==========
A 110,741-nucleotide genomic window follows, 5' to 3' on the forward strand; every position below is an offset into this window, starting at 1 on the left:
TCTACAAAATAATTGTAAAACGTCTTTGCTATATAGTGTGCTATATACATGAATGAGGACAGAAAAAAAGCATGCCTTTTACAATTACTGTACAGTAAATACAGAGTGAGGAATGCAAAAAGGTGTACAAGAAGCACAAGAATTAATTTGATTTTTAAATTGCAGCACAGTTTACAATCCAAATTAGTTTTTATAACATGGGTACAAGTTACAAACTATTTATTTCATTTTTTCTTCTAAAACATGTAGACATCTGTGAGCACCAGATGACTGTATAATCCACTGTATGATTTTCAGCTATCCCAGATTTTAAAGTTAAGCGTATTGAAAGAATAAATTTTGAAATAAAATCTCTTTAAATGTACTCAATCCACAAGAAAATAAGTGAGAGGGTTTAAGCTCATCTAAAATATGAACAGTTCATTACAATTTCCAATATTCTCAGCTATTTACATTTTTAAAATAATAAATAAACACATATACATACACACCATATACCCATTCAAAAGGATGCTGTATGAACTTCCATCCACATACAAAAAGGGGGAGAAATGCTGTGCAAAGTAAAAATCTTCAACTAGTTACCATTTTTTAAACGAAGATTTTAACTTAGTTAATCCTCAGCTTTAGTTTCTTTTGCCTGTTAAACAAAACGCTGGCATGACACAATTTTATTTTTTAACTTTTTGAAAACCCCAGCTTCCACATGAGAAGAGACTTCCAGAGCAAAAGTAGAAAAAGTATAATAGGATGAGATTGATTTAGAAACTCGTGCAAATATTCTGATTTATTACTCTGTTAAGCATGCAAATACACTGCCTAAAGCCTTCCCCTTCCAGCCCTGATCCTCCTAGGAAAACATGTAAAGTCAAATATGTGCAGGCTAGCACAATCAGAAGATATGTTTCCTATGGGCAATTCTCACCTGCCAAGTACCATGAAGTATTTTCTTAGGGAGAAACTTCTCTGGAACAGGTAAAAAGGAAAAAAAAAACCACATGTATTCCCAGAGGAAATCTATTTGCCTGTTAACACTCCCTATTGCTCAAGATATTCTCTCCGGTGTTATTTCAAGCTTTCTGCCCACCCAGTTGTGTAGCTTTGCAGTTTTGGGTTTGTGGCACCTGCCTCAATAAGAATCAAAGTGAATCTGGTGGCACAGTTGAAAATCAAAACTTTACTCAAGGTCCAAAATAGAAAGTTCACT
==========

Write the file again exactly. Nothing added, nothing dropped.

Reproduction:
A 110,741-nucleotide genomic window follows, 5' to 3' on the forward strand; every position below is an offset into this window, starting at 1 on the left:
TCTACAAAATAATTGTAAAACGTCTTTGCTATATAGTGTGCTATATACATGAATGAGGACAGAAAAAAAGCATGCCTTTTACAATTACTGTACAGTAAATACAGAGTGAGGAATGCAAAAAGGTGTACAAGAAGCACAAGAATTAATTTGATTTTTAAATTGCAGCACAGTTTACAATCCAAATTAGTTTTTATAACATGGGTACAAGTTACAAACTATTTATTTCATTTTTTCTTCTAAAACATGTAGACATCTGTGAGCACCAGATGACTGTATAATCCACTGTATGATTTTCAGCTATCCCAGATTTTAAAGTTAAGCGTATTGAAAGAATAAATTTTGAAATAAAATCTCTTTAAATGTACTCAATCCACAAGAAAATAAGTGAGAGGGTTTAAGCTCATCTAAAATATGAACAGTTCATTACAATTTCCAATATTCTCAGCTATTTACATTTTTAAAATAATAAATAAACACATATACATACACACCATATACCCATTCAAAAGGATGCTGTATGAACTTCCATCCACATACAAAAAGGGGGAGAAATGCTGTGCAAAGTAAAAATCTTCAACTAGTTACCATTTTTTAAACGAAGATTTTAACTTAGTTAATCCTCAGCTTTAGTTTCTTTTGCCTGTTAAACAAAACGCTGGCATGACACAATTTTATTTTTTAACTTTTTGAAAACCCCAGCTTCCACATGAGAAGAGACTTCCAGAGCAAAAGTAGAAAAAGTATAATAGGATGAGATTGATTTAGAAACTCGTGCAAATATTCTGATTTATTACTCTGTTAAGCATGCAAATACACTGCCTAAAGCCTTCCCCTTCCAGCCCTGATCCTCCTAGGAAAACATGTAAAGTCAAATATGTGCAGGCTAGCACAATCAGAAGATATGTTTCCTATGGGCAATTCTCACCTGCCAAGTACCATGAAGTATTTTCTTAGGGAGAAACTTCTCTGGAACAGGTAAAAAGGAAAAAAAAAACCACATGTATTCCCAGAGGAAATCTATTTGCCTGTTAACACTCCCTATTGCTCAAGATATTCTCTCCGGTGTTATTTCAAGCTTTCTGCCCACCCAGTTGTGTAGCTTTGCAGTTTTGGGTTTGTGGCACCTGCCTCAATAAGAATCAAAGTGAATCTGGTGGCACAGTTGAAAATCAAAACTTTACTCAAGGTCCAAAATAGAAAGTTCACT